BROWNSVILLE With meteor showers, the recent and now an annular solar eclipse this weekend, the first few months of 2012 have offered a variety of astronomical wonders.

Set to occur about 7:39 p.m. Sunday, the eclipse should be observable from the Rio Grande Valley if weather permits. The moon will pass in front of the sun, and the sun periphery will be visible behind the lunar orb, creating the illusion of a ring of fire for anyone in the path of the moon shadow.

This type of eclipse was last visible from the continental United States in 1994.

The view of a solar eclipse depends on the person location. The ring of fire will be visible from a ribbon-like zone of shadow that will start in Southeast Asia, stretch across the Pacific Ocean and terminate in Northwest Texas. Outside that band of shadow, the sun will appear as a fiery crescent as the moon slides past it along a somewhat off-center path.

That means people in South Texas will not experience the full effect of the eclipse, said Barry Goldsmith, the warning coordination meteorologist for the National Weather Service Forecast Office in Brownsville.

people don mind driving seven or eight hours to see the eclipse, they should head over to Lubbock or Albuquerque. It will be awesome up there, no question, Goldsmith said. won be the greatest show here because the timing (of the sunset) is not right for us.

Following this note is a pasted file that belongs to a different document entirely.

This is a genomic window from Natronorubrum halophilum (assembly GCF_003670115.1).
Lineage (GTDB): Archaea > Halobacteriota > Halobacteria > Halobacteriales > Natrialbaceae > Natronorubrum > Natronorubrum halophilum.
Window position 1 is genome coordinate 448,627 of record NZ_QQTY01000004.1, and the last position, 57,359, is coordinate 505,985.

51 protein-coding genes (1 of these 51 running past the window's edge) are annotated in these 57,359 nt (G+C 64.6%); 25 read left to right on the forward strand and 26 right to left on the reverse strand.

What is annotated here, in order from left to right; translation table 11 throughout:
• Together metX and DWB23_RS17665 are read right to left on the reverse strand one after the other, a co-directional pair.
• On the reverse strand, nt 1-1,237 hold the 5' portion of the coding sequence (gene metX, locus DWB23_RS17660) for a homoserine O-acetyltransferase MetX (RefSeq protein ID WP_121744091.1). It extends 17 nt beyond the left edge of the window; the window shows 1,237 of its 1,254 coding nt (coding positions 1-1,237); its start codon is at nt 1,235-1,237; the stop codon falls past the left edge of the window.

Sunset will occur in the Valley before the moon completes its path across the sun.

Even so, people here are still planning to observe what they can of the phenomenon. Donald Hoak, 69, of Brownsville, has been fascinated with astronomy for more than 55 years and is planning a public viewing of the partial eclipse at the Brownsville Public Library, 2600 Central Blvd.

Hoak plans to have three professional-quality telescopes available at the event for public use. He advises anyone viewing the eclipse at home to have proper eye protection to prevent permanent injury.

should never ever look at the sun directly, Hoak said. can make a solar observing camera, or a pinhole camera, out of a shoebox, to be able to see the eclipse at home.

He recommends the public arrive at the library at 7 p.m. to observe sunspots before the eclipse takes place. After the sun sets, the public also will have a chance to view the planet Venus, which Hoak said will be beautiful that night.

You may want to enhance your eclipse-viewing experience by taking advantage of resources available via smartphones and other mobile devices.

An iOS app called Solar Eclipse, for example, provides geographic coordinates where the event can best be observed, as well as mapping and other visualizations. The app is available as a free download from Apple App Store.

People on the U.S. mainland will not experience another annular solar eclipse until October 2023.